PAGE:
Neonatal nurses care for the infant and also work with the mother who is pumping to provide human milk for her infant. Education regarding normal human milk production is important. Instruction regarding initiation of lactation should start as soon as possible within the first 24 hours after the birth. The use of a hospital-grade electric pump with a doublé collection kit is recommended. Pumping to initiate lactation and establish an adequate milk supply has been shown to be most effective when mothers pump eight times per day, or about every 3 hours. Mothers should be provided with a target daily milk volume based on milk production in the healthy mother-infant dyad (440-1,220 milliliters). Early and frequent monitoring of milk supply during the first 2 weeks is criticai to ensure that the mother will have an adequate supply at the time of the infant's discharge. Maintaining a pumping log allows the mother to track her progress and provides valuable information to the healthcare provider. This information can be used to make research-based decisions regarding the mother's pumping patterns. For example, mothers with large Storage capacity or production of milk may be able to decrease pumping frequency if 24-hour daily volumes can be maintained.

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2. The Use of Fortified Human Milk

Human milk is highly variable, especially in fat content. Typically, fat increases as the breast is emptied during a pumping and is lower after a longer nonpumping interval (e.g., at the mother's first pumping of the day). Given this variability, instructing the mother to maintain a pumping log in order to monitor her 24-hour production can be useful in assessing the need for modifications in the choice of specific milk specimens for these smaller-volume feedings. If the lipid and caloric density of human milk is a concern, measuring the creamatocrit value can be used to determine the potential need for lacto-engineering strategies.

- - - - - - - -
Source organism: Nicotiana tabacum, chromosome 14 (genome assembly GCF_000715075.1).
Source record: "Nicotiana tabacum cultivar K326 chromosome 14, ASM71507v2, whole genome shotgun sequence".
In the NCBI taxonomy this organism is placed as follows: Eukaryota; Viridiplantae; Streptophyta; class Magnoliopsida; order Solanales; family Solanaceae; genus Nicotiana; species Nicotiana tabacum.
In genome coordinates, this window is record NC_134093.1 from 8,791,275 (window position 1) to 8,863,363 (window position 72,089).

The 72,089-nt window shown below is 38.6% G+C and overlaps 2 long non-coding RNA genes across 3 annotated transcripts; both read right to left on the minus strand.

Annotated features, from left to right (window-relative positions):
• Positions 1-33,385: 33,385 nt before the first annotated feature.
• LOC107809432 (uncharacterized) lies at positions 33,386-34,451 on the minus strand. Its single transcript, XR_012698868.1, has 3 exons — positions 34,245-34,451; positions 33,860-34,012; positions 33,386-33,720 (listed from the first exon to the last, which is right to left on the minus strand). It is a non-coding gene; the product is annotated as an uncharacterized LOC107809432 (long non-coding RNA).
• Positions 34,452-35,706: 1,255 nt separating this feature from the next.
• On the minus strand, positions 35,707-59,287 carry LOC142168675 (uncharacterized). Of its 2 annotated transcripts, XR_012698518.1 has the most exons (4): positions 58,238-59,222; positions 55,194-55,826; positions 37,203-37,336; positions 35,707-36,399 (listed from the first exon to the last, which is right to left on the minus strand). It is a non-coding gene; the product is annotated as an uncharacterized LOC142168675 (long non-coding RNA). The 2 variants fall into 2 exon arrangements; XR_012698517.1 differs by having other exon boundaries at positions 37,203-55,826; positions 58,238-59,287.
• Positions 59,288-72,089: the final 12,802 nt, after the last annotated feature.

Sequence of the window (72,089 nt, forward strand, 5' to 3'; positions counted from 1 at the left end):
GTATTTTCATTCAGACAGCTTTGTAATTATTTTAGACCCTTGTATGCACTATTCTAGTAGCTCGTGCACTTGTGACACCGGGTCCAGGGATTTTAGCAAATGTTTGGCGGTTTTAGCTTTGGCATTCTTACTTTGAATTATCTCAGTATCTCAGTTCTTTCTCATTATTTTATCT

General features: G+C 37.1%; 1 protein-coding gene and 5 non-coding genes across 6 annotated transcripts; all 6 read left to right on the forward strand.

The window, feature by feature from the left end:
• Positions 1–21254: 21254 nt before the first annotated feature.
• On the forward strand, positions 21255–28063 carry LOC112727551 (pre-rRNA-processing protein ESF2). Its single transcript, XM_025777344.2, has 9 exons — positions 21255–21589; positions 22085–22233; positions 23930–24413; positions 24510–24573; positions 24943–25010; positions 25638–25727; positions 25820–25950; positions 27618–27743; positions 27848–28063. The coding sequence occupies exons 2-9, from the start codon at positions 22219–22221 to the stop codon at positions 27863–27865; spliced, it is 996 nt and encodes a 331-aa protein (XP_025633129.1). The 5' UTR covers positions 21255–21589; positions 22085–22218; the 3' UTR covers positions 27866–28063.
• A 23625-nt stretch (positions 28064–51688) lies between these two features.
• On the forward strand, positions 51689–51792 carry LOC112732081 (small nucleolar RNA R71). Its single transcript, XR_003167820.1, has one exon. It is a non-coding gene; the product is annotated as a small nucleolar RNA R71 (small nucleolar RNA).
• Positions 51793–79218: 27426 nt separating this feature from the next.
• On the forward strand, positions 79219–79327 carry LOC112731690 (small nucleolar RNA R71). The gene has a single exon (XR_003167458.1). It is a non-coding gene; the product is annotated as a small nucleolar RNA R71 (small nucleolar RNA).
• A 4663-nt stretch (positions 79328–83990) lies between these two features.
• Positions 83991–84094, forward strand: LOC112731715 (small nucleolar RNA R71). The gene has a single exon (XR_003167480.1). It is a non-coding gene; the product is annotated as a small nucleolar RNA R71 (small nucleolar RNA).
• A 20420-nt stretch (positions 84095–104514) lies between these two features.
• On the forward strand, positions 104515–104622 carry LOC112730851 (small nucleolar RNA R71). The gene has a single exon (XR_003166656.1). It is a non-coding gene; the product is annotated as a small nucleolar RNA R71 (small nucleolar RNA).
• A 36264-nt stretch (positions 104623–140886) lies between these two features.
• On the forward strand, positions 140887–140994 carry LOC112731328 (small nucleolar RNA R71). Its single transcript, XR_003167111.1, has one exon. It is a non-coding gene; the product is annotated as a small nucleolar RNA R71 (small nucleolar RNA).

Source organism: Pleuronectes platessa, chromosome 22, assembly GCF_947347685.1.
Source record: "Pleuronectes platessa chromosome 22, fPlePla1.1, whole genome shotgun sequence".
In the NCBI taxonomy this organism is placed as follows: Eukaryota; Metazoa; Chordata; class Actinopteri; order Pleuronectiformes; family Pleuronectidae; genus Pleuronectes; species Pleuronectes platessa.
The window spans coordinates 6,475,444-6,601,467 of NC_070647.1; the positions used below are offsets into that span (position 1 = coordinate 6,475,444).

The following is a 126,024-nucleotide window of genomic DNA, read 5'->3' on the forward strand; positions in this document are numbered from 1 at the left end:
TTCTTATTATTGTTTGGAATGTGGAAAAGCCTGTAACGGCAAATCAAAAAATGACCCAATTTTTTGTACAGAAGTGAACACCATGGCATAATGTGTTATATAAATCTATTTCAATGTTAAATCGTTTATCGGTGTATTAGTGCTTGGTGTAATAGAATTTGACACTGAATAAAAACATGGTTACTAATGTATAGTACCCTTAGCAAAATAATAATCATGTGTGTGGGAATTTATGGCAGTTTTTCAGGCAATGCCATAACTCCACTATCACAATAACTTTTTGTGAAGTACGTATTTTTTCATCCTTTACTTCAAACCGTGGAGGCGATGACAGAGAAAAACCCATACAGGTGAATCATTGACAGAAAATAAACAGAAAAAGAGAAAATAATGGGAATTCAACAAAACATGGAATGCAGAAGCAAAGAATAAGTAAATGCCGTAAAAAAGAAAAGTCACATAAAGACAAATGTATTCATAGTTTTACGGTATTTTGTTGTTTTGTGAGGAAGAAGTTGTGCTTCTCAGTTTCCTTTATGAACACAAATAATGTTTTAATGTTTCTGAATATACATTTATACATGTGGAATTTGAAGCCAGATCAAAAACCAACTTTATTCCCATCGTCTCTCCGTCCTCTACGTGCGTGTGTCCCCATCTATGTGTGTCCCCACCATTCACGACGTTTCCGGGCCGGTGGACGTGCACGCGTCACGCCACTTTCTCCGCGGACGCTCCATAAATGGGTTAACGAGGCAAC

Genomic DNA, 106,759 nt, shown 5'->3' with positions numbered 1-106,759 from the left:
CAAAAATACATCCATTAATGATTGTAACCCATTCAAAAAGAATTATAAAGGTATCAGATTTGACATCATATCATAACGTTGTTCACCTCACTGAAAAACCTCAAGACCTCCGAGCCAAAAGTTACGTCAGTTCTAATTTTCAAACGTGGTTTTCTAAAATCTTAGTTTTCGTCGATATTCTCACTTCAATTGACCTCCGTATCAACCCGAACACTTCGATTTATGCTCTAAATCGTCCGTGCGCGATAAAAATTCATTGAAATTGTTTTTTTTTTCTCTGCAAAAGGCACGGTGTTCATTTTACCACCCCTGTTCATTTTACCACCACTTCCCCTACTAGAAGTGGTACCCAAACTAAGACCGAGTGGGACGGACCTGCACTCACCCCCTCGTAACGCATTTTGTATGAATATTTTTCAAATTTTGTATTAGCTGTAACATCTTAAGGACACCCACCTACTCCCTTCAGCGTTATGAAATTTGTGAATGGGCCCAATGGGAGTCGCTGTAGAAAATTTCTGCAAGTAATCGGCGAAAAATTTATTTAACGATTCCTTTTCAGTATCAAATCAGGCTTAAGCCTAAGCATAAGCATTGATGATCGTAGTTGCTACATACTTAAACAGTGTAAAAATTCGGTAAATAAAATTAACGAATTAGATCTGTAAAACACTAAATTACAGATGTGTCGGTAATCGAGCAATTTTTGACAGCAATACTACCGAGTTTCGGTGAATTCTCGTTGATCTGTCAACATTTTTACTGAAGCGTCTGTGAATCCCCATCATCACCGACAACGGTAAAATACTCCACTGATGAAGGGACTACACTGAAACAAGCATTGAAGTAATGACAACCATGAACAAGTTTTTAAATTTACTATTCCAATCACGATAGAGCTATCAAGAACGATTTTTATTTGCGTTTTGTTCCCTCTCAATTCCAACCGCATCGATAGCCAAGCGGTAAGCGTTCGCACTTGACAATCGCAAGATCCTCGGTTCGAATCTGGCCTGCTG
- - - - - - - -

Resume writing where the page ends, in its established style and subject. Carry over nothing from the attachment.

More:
Despite the benefits described, human milk alone does not provide the levels of calories, protein, and minerals that the very-low-birth-weight infant requires for adequate growth. This insufficiency is due mainly to the infant's fluid-restricted status, not to the inadequacy of the mother's milk. Human milk fortifier is used to enhance these essential nutritional components, but it is made from cow's milk, and some infants may experience some intolerance. Care should be taken to ensure the consistency of the process used to mix human milk fortifier with human milk.

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3. Trarisitioning the Vulnerable Infant to At-Breast Feedings

Skin-to-skin care provides a valuable opportunity for ali mothers to feel connected to their infants and has been demonstrated to improve breastfeeding outcomes. Prior to holding her infant skin to skin, the mother should pump her breasts to prevent the leakage of milk. In addition, skin-to-skin care is an important component of transitioning the infant from tube feedings to direct feedings from the breast. As a component of skin-to-skin care, nonnutritive sucking at the emptied breast during tube feeds can be initiated as soon as the infant is no longer ventilator dependent.